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General Potbellied Pig Information

Pigs, Children and Other Pets: Do They Get Along?

Pot belly pigs and children sometimes do not get along well together. Pigs are a herd animal and need to establish dominance over those they see as weak, such as small children. They will even do this to adults, but figure out quickly that this is a losing proposition.

Pigs sometimes see small children as something they can dominate. This is not to say that some will not get along with children. They will. But, potbellied pigs do have a pecking order. If you have one pig and a child or children, the pig may attempt to become the 'dominant' pig of the house.

Another potential problem is that children sometimes tend to hit or mistreat pets either in play or because they think the pet did something wrong.

When it comes to pot belly pigs you should NEVER hit them. They WILL remember!

TIP: If you are trying to teach a pet pig something and you use the old approach of hitting them when they do not do what you want (sort of like what many people do with dogs or, unfortunately, their children) you can pretty much bank on them NEVER, EVER doing what it is you are are trying to teach them. When it comes to teaching your pig, patience and FOOD are what will win out!

Potbellied Pigs and Cats

PBP's seem to get along best with cats. My cats think that they make great pillows and love to lay on them during the summer months outside. The pigs, on the other hand, could care less about the cats. All my pigs except one male, Clyde. Clyde absolutely loves our cat Pebbles! They are best friends. If Pebbles rubs up against Clyde, his mohawk (hair) goes up and sometimes he lays right down! Pigs and cats make great companions. If you think your pet pig needs a companion, then a cat may be the answer.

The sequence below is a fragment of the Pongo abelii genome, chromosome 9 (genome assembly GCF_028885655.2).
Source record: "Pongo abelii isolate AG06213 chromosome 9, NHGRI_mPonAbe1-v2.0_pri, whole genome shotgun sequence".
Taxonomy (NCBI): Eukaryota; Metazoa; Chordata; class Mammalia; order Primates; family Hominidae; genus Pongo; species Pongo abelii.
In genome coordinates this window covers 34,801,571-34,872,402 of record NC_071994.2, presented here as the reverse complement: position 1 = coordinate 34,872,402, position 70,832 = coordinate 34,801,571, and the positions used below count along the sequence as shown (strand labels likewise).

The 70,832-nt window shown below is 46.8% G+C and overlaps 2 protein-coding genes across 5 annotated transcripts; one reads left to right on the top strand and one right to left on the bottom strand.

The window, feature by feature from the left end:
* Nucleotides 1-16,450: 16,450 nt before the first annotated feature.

Potbellied Pigs and Dogs

Pigs and dogs can get along, but for the pigs sake, they should NEVER be left alone together. They should always be supervised. Now why do we say this?

Dogs are predators by nature and pigs are prey. If something upsets the dog, and it is the pig, it is natural for the dog to attack. And normally it is the pig that starts things, but the dog will finish it. They should NEVER be fed close to each other. If you are not going to be around, make sure you have your dog and pig separated.

My male, Ziggy, who was a throwaway, almost had his face ripped off by the dog of his previous family. This happened over food. So, if you are going to have a pig(s) and a dog(s), just know that you MUST supervise them constantly.


Dogs and pigs should NEVER be unsupervised or left alone together. Again, it is the law of nature... dogs are predators and pigs are prey. While some dogs do well when pigs are young there comes a time when the dog has something the pig wants (like food) and pig will not back off like another dog. Then there is a problem.

While some dogs tolerate the pig they also get their blood in an uproar when or if that piglet starts screaming. Even the best natured dog can lose it with a pig. Not that the pig doesn't ask for it because they won't back off but that's of no help to the pig when the dog decides he has had enough.